Occupational and Environmental Lung Diseases: Student/Resident Case Report Poster - Occupational and Environmental Lung Diseases |

A Case of Asbestosis in Talc Miner FREE TO VIEW

Prathik Krishnan, MBBS; Milan Patel, MD; Poornima Ramadas, MBBS; Dragos Manta, MD
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SUNY Upstate Medical University, Syracuse, NY

Copyright 2016, American College of Chest Physicians. All Rights Reserved.

Chest. 2016;150(4_S):942A. doi:10.1016/j.chest.2016.08.1043
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SESSION TITLE: Student/Resident Case Report Poster - Occupational and Environmental Lung Diseases

SESSION TYPE: Student/Resident Case Report Poster

PRESENTED ON: Tuesday, October 25, 2016 at 01:30 PM - 02:30 PM

INTRODUCTION: Asbestos exposure can lead to several pulmonary and pleural pathologies, including asbestosis and mesothelioma. We present a case of asbestosis which was acquired solely from working at talc mine located in Upstate New York.

CASE PRESENTATION: A 63-year old male with 40 pack year smoking history arrived at the emergency department after sustaining a mechanical fall at home. He was initially admitted for renal laceration to Urology Service. His past medical history was significant for hypertension, hyperlipidemia and diabetes mellitus. He previously worked as a stone crusher at a talc mine in Upstate New York for 20 years and had no other occupation known to cause asbestos exposure. He was noted to be hypoxic and was transferred to the Medicine Service for further work-up. CT thorax was done which revealed upper lobe predominant emphysematous changes, bilateral pleural plaques and with fibrotic changes. Pulmonary function testing showed a restrictive ventilatory defect with a severe diffusion deficit. Transbronchial biopsies showed severe respiratory bronchiolitis, focal mild fibrosis and asbestos bodies. A diagnosis of asbestosis was made given clinical and radiological findings and recovery of asbestos bodies from pathology.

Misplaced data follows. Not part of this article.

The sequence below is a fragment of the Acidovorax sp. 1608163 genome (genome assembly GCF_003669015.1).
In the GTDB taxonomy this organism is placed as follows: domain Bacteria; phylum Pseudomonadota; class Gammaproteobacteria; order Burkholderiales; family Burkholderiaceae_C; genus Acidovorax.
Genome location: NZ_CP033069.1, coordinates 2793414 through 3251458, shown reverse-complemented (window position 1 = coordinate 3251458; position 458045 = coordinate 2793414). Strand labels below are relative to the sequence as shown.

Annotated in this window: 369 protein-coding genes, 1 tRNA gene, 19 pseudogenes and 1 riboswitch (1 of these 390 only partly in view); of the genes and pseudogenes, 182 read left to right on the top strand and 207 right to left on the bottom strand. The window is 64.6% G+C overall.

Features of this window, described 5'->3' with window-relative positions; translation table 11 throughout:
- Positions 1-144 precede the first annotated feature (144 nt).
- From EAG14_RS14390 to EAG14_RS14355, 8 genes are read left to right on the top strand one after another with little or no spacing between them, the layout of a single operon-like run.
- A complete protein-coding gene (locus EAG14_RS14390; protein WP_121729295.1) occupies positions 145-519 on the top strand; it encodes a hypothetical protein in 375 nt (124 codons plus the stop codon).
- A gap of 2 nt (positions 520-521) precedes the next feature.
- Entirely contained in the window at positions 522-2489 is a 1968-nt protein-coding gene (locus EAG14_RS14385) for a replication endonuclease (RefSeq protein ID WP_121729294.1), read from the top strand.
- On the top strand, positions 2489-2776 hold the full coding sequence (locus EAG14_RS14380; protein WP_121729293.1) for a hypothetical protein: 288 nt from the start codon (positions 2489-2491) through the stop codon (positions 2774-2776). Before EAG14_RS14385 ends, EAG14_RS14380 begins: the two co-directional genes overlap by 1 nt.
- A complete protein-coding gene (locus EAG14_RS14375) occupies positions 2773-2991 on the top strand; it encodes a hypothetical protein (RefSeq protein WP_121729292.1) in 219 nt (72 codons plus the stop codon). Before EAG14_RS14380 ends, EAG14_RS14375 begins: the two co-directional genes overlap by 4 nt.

DISCUSSION: Presence or absence of amphibole asbestos in New York talc mine has been a subject of debate for many decades1. It has been recognized that the workers exposed to talc are at risk for pneumoconiosis1. Multiple studies have shown development of pleural plaques and mesothelioma after exposure of talc2,3. In our case, detection of asbestos fibers in the lung biopsy suggests a direct correlation between working at talc mines and development of talc asbestosis2, 3.

CONCLUSIONS: Asbestos exposure has been associated with significant morbidity and mortality. As demonstrated in this case, talc mine workers represent an additional population at risk for developing asbestosis and potentially mesothelioma. As multiple talc mines were still operating in Upstate New York until 2011, health care providers awareness is required to potentially identify patients with talc asbestosis and conduct further studies to better understand perils associated with talc mines.

Reference #1: Finkelstein M. Pneumoconiosis and malignant mesothelioma in a family operated metal casting business that used industrial talc from New York state. American Journal Of Industrial Medicine [serial online]. May 2013;56(5):550-555.

Reference #2: Finkelstein M. Malignant mesothelioma incidence among talc miners and millers in New York State. American Journal Of Industrial Medicine [serial online]. October 2012;55(10):863-868.

Reference #3: Hull, M. J., Abraham, J. L., & Case, B. W. (2002). Mesothelioma among workers in asbestiform fiber-bearing talc mines in New York State. Annals of Occupational Hygiene, 46(suppl 1), 132-135.

DISCLOSURE: The following authors have nothing to disclose: Prathik Krishnan, Milan Patel, Poornima Ramadas, Dragos Manta

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